Last Tuesday, the Montana Fish and Wildlife Commission (FWC) adopted a couple of significant changes to its mountain lion hunting regulations. This includes a new system of limited and unlimited permits. Officials believe this will help open up more opportunities for hunters while also curtailing the “chasing” mentality for open units.
Initially, Montana residents and visitors could hunt mountain lions with a special permit or on a general license. Tuesday’s vote got rid of general licenses and instead introduced a new system of special permits. These permits will allow hunters access to a particular hunting district called a “lion management unit.”
Alternatively, unlimited permits give hunters access to a single unit, group of units or an entire region.
Ultimately, the Montana FWC hopes that the new system will give hunters greater opportunities for mountain lion hunting while also eliminating the need to chase open units. The “chasing” mentality that has been so common in the past is the source of a major riff between resident hunters and visitors. According to Commissioner Pat Tabor of Whitefish, who first proposed the new changes, this system will find a solution for both parties.
“This is a social management,” he said.
And the changes don’t just help the hunters. Tabor also noted that the state’s FWC believes it can biologically manage mountain lions under the new system.
New Montana Law May Simplify Mountain Lion Hunting Regulations
Prior to the new regulation, Montana’s system for mountain lion hunting was pretty hard to follow. In Region 1, there is a strict special permit system. Meanwhile, in Region 2, for the first portion of the season, there’s a combination of limited permits. Then, later in the season, it opens up to general license holders. The remaining regions have general licenses with quotas or sub-quotas for a particular sex.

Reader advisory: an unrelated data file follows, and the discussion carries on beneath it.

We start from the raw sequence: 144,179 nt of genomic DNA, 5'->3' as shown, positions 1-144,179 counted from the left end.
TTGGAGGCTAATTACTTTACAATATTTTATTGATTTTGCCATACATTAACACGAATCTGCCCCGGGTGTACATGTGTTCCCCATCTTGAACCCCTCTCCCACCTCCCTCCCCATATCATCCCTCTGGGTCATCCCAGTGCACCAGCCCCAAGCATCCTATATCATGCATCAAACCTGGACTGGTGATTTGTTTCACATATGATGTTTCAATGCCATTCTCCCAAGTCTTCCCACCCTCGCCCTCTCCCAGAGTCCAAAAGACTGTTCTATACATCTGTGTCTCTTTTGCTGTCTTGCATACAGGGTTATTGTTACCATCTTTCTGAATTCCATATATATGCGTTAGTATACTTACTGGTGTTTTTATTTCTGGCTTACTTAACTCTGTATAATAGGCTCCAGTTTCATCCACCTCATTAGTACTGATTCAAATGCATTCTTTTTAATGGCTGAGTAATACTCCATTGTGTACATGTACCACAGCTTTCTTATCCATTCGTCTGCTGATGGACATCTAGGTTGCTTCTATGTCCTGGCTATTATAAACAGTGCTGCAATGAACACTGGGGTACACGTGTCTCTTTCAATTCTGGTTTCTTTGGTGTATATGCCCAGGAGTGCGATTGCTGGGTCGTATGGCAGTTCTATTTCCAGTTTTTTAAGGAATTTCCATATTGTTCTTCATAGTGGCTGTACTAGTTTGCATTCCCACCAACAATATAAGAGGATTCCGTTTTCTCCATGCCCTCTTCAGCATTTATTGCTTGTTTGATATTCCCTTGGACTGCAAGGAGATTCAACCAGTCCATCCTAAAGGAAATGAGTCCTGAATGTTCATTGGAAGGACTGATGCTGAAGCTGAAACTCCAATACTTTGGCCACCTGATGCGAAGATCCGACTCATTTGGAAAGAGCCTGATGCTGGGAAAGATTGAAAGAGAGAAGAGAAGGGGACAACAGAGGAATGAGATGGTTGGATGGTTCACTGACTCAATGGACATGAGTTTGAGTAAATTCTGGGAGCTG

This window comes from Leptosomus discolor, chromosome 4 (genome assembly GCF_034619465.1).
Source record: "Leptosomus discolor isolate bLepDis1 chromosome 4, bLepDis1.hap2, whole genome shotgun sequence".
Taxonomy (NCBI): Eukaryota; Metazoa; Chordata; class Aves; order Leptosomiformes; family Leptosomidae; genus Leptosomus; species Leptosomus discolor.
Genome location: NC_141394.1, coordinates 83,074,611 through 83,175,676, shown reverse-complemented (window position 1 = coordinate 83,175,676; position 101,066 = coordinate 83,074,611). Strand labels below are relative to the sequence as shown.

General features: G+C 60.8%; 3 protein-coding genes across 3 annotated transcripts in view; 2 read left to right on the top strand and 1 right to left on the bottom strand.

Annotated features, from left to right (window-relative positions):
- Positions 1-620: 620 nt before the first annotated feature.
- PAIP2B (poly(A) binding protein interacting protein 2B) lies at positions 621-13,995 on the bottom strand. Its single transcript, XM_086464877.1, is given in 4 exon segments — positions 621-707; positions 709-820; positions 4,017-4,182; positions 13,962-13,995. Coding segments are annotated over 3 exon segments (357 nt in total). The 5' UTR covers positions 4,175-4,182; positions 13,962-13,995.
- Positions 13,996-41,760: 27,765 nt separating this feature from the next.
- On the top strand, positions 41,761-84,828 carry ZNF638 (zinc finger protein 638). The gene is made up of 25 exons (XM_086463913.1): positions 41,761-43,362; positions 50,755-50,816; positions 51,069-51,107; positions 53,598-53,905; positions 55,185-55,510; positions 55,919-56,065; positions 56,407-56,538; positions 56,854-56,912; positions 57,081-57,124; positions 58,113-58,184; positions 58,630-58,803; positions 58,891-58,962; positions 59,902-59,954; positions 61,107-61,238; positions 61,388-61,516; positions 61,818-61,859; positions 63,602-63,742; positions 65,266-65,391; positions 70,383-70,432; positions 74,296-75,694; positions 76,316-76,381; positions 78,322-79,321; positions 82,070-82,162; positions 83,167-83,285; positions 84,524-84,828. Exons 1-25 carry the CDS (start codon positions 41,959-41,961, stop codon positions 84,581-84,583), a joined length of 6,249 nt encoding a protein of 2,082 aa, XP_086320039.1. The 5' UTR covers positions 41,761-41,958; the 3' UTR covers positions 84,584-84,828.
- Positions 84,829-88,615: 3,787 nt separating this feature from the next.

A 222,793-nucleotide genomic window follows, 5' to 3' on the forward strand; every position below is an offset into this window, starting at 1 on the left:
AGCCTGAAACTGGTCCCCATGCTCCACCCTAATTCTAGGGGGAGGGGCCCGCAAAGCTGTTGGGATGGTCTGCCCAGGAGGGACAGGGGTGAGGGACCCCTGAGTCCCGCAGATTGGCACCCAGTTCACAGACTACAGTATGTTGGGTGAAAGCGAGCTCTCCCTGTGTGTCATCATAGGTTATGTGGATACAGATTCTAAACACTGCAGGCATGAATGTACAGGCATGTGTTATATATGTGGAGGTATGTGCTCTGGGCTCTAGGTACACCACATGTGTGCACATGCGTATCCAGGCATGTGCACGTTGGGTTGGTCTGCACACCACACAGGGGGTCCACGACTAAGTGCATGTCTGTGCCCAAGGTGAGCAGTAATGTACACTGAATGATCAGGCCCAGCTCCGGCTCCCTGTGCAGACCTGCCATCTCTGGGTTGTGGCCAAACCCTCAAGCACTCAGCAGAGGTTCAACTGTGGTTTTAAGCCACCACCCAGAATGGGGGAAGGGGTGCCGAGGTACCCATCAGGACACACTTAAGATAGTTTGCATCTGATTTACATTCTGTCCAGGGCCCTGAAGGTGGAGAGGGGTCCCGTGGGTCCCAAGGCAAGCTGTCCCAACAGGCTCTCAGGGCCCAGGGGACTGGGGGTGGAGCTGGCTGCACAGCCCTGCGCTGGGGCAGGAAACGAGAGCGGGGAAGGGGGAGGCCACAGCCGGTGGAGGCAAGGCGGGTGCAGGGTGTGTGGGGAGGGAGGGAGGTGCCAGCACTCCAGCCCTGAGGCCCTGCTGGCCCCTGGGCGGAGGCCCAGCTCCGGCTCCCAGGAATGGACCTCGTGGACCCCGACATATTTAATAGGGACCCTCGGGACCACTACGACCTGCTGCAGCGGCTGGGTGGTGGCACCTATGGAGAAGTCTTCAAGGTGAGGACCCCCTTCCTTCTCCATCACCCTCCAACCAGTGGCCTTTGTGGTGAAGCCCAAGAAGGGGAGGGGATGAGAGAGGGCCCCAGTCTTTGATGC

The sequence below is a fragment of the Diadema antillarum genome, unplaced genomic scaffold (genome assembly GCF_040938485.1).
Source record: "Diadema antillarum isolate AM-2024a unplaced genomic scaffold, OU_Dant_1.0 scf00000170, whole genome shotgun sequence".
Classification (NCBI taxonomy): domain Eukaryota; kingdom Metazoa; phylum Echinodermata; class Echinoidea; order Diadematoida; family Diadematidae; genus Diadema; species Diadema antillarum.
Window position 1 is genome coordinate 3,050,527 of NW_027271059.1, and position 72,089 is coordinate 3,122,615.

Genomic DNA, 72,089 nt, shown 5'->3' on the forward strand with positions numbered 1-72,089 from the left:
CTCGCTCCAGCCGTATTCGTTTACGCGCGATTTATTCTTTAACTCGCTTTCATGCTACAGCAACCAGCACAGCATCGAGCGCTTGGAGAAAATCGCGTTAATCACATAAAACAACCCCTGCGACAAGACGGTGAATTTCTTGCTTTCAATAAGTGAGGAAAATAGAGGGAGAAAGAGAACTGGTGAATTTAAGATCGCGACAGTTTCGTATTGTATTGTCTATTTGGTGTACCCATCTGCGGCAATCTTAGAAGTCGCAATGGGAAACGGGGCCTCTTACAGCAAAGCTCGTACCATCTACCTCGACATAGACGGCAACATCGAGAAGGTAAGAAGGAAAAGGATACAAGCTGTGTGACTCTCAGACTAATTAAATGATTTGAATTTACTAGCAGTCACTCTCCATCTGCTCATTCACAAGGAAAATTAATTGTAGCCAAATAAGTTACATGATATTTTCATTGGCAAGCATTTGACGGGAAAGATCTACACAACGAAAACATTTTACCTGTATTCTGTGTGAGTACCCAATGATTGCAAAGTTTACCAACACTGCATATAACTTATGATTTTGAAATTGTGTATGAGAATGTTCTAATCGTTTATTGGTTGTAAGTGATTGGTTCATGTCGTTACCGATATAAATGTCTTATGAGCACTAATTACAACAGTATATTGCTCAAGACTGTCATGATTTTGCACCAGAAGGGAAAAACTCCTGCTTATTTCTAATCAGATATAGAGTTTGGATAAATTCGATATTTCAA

On top of the already convoluted system, hunters struggled with quotas for different units and regions closing too quickly. Supporters of the new regulations believe that the new system simplifies Montana’s mountain lion hunting. But others, like Commissioner Patrick Byorth of Bozeman, aren’t so sure.
“To throw a new quirk or twist at it, and another more complicated (system), I’m concerned we’re fixing something that ain’t broke,” he said.
However, Tabor is strong in his beliefs.
“It’s really not that complicated,” Tabor argued. “… It brings uniformity across the state of Montana, it doesn’t favor one group, it’s not an outfitter bill or other crap I’ve seen in the (public comment) letters.”
Not to mention, Tabor clarified that the only real changes that occur with the new system have to do with where hunters can kill mountain lions. Hound hunters can still chase mountain lions in open units and release them.
“They only get to kill one lion but they get to chase anywhere in the state, and I want to make sure that’s really, really clear,” he said.